• WisPolitics

Wednesday, May 9, 2012

 5:04 PM 

Recall primary stock report


Tom Barrett: The Milwaukee mayor will get the rematch with Scott Walker that he wanted, as observers agree he's showing more fire and passion in the second go-round. Barrett rolls to a 24-point win in the primary, beating public employee unions and their fave Kathleen Falk. He emerges from the race without a nasty fight and with an aura of independence just as liberal groups roll in with ads. He immediately turns his attention to Walker, charging the incumbent took his "eye off the ball" of job creation to jet-set around the country raising money. Expect more of the same in the coming weeks, Dems say, as Barrett tries to paint Walker as more a star in love with his national reputation than concerned about putting Wisconsinites back to work. Dems say they're seeing more passion out of Barrett already than what he showed in the 2010 race he lost to Walker by more than 124,000 votes, and insiders are impressed with the size of his win, his winning message ("end the civil war") and his campaign's agility and acumen (the clean campaign pledge and good use of surrogates such as Dave Obey and Herb Kohl). While he was the favorite heading into Tuesday, few expected such a blowout. To some, it's a sign that primary voters decided Barrett was the more electable candidate and wanted to go with a perceived winner. Still, Walker has a financial advantage and the backing of outside groups intent on sending a message for the conservative cause -- things that could overwhelm Barrett unless Dems quickly marshal adequate firepower and third-party support. Some downplay the role of money in this race, saying Walker's already spent $20 million only to be locked in a neck-and-neck race with the mayor.

Scott Walker: No one is surprised the GOP base loves the guv. Still, Republicans are giddy because of the more than 626,000 votes Walker pulls in a primary with only token opposition. That vote total alone is just behind the 665,000 who voted for the four legit Dem candidates in their primary, helping to boost the turnout to the highest in decades and spurring spin that the recall movement has lost its mojo. Insiders say both Barrett and Walker can lay claim to momentum coming out of the primary between the mayor's margin of victory and Walker's turnout. Walker backers brag they really hadn't done anything to prompt their supporters to get to the polls, though conservative talk radio did a good job promoting the vote for Walker instead of meaningless crossover mischief. In addition, the state GOP is touting the more than 2 million voter contacts it's made since January, and insiders say yesterday's primary was the first chance for Walker's backers to vote directly for him since the collective bargaining fight began last February. Just imagine what can happen when Walker lights up the state "like a Christmas tree" with his GOTV effort, one backer promises. Dems downplay the numbers, pointing out Walker has already spent some $20 million in the election. He should have people coming out of the woodwork for him after laying out that kind of cash, they argue. Some Dems also see areas where they can really push turnout above what they saw yesterday. The GOP counter, though, is more than 900,000 people signed the recall petitions; why couldn't Dems turn them all out yesterday? To some, it's a matter of people whose motivation is more about opposing Walker than anything else; they're seen as waiting for the main event June 5. Walker now heads into this weekend's state GOP convention in the crucial swing area of Green Bay, where he'll undoubtedly get another rock star reception from the grassroots and a burst of free media. Finally, insiders don't expect Walker to give up the financial advantage he's had so far. And they claim the guv's actually in better position than some publicly released polls suggest, leading them to believe a top-notch turnout game will deliver victory even if he stays below the all-important 50 percent mark.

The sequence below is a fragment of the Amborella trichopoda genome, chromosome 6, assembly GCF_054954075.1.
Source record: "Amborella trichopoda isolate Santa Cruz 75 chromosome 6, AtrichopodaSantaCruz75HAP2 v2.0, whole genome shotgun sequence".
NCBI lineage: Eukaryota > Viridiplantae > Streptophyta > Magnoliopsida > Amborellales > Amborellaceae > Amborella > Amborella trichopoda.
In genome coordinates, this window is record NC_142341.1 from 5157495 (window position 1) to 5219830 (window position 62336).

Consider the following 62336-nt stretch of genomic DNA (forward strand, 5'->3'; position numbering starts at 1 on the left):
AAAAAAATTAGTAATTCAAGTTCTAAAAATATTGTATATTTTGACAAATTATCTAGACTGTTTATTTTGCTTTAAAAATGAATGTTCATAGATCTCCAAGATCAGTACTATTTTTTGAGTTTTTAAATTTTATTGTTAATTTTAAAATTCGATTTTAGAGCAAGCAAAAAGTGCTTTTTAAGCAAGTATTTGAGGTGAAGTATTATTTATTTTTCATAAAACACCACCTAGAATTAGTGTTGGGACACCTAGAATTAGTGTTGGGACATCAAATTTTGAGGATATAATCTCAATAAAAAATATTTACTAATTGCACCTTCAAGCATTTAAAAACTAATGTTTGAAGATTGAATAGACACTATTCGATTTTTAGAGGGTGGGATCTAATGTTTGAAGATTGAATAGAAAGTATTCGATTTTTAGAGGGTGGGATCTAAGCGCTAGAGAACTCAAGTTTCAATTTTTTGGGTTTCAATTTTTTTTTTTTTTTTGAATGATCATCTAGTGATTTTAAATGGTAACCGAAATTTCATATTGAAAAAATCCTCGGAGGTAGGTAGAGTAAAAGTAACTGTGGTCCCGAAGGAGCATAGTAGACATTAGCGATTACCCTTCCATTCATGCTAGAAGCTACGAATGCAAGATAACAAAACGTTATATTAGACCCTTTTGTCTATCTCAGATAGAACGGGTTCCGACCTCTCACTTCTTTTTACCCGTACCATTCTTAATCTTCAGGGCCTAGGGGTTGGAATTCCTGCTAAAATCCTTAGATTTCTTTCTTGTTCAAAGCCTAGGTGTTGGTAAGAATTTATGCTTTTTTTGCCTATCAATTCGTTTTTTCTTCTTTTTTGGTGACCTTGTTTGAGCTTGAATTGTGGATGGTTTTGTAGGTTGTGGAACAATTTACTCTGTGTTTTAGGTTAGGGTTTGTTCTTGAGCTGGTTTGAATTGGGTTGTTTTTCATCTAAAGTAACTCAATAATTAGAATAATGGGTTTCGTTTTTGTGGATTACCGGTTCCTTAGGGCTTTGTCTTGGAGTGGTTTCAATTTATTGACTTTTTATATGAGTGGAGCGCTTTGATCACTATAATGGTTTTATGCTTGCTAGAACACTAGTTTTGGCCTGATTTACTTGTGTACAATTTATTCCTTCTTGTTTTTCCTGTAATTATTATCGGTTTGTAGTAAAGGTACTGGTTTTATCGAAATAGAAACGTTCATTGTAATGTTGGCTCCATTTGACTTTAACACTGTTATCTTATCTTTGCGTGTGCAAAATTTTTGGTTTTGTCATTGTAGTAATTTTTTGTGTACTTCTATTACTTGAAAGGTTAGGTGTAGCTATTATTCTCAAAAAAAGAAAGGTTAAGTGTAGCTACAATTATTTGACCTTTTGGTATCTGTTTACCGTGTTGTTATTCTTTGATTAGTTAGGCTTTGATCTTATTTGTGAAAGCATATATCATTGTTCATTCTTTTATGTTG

Turnout: Insiders thought going into Tuesday the GAB had once again overshot in its prediction for turnout. But the agency gets it right. About 30 percent of the state's voting age population turns out, right in the 30 percent to 35 percent range the GAB predicted. It's the best turnout for a statewide guv primary since 1952. What's more impressive to some is the turnout happened in a one-of-a-kind statewide May primary rather than the usual September slot (and soon to be August). To insiders, it's a continued sign of an engaged electorate. And some suggest turnout could even approach presidential levels on June 5 thanks to both sides pulling out all the stops to get their supporters to the polls.


Mahlon Mitchell: Without any exit polling information, insiders will never know for sure how many GOP voters crossed over to vote in the guv primary for Kathleen Falk. But with 90,000 more votes cast in the Dem lt. guv primary than the guv primary, it's obvious some mischief voting was going on there, insiders say. That helps explain why Mitchell, the Madison-based head of the statewide fire fighters union, pulls just 52 percent of the vote in a race with little-known private investigator Ira Robins and "fake" or "protest" Dem candidate Isaac Weix, who was put on the ballot by the state GOP. Mitchell has the backing of the Dem establishment and many union interests, and he's an attractive addition to the ticket for Barrett, Dems say. He brings union credentials, he's young, he was a key figure in the Capitol protests and he's an African American bidding for statewide office -- sure to boost turnout in the city of Milwaukee, they explain. Barrett and Mitchell won't appear on the same line of the ballot, as they would in a normal fall election, and there's the possibility some voters may go Barrett-Rebecca Kleefisch or Walker-Mitchell. But insiders expect the lt. guv's race to follow the contest between Barrett and Walker, leaving Mitchell's fate largely in the hands of Barrett's campaign.